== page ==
DOMINANT TECHNOLOGIES IN “INDUSTRY 4.0”
With the rise of additive manufacturing (AM) technologies, a numerous limitations in conventional manufacturing have been circumvented. Additive manufacturing uses layer-by-layer fabrication of three-dimensional physical models directly from a computeraided design (CAD) model. The CAD design is transformed into horizontal cross-section layers that are stacked together in physical space until the physical model is completed. This process can be used to directly manufacture tools for injection molding or for an y other technology that requires a specific cavity shape to produce a part. This is referred to as Rapid Tooling (RT) and one of the up and coming
AM technologies is the resin based stereolithography (SLA).
An increasing number of companies are starting to develop desktop machines that utilize this technology and their low cost an d high speed changes the design workflow. As a printing technology, SLA creates parts with a smooth surface finish which is ideal for applications such as investment casting for developing jewelry or rapid tooling for injection molding.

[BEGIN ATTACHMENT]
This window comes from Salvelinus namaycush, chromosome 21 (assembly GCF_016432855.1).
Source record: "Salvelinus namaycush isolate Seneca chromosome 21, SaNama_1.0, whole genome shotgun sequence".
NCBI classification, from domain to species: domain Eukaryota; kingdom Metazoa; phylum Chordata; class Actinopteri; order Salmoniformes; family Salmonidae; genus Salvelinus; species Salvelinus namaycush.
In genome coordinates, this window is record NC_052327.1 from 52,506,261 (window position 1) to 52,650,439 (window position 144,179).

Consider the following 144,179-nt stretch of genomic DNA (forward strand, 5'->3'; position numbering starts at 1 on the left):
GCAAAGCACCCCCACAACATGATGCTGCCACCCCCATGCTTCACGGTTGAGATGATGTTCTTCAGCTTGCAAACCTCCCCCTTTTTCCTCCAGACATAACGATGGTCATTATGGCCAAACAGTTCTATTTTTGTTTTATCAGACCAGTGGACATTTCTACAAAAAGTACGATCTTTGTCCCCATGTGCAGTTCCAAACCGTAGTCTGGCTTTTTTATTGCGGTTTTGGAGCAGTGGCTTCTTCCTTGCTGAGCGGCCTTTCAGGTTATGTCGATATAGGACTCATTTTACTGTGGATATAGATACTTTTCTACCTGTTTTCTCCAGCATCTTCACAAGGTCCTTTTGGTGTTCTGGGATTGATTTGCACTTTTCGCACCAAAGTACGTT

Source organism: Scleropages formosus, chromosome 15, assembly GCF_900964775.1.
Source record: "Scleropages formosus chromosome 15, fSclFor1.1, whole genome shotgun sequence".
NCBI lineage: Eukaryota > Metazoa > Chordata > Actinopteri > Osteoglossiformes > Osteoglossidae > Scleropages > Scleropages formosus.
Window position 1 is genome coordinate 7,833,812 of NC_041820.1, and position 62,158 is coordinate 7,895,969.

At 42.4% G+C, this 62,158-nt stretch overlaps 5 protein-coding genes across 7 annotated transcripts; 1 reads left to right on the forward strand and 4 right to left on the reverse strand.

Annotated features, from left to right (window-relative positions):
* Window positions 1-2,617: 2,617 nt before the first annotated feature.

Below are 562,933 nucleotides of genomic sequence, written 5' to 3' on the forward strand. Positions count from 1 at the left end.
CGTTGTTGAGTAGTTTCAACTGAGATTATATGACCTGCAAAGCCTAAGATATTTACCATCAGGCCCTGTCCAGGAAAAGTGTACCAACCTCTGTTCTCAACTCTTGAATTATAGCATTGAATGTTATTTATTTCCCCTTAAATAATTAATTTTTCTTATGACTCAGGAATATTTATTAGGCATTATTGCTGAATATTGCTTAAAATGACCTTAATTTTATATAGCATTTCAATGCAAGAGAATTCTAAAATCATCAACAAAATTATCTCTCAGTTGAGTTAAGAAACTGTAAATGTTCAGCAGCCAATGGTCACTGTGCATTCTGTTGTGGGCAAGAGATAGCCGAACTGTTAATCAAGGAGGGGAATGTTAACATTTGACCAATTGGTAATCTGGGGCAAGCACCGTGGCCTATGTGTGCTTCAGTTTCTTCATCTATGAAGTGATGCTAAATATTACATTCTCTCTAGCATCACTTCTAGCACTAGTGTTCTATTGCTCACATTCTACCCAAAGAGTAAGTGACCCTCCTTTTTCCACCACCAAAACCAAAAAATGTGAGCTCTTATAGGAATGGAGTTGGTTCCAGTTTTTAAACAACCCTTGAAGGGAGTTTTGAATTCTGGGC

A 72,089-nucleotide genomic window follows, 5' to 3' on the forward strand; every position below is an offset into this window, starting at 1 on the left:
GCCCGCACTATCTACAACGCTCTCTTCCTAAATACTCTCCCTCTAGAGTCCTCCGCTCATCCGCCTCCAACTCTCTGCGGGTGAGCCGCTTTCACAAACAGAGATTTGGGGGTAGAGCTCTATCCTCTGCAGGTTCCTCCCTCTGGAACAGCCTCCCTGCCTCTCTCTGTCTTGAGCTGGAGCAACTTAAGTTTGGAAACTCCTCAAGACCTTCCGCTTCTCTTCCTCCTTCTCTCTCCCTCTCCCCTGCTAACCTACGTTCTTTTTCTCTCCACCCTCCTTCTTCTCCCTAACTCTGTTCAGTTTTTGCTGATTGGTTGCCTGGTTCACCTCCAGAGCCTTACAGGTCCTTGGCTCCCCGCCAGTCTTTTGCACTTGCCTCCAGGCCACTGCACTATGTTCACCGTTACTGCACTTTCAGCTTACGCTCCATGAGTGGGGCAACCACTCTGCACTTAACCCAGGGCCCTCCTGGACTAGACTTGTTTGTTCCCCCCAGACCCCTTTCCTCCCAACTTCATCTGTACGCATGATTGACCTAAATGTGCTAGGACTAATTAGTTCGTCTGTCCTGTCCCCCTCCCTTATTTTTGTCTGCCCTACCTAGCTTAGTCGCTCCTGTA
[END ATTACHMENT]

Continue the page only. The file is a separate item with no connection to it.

The development of rapid tools using SLA usually requires more rigid materials which can withstand higher temperatures and stresses and part models that need to have more accurate dimensions in order for a precise part to be produced from that specific tool. Even though models created by SLA have more isotropic characteristics compared to other 3D printing technologies, there are still some variations linked to the process parameters. This paper covers how orientation of the model on the build plate impacts the pa rt accuracy and the tensile strength of the models. The effects of different post-processing procedures after SLA printing are also taken into consideration, since most resins need to be UV cured after 3D printing in order to achieve maximum mechanical strength.
This paper gives designers and engineers better understanding on the final properties of the models and the tolerances that have to be taken into consideration when designing parts intended to be manufactured via SLA 3D printing.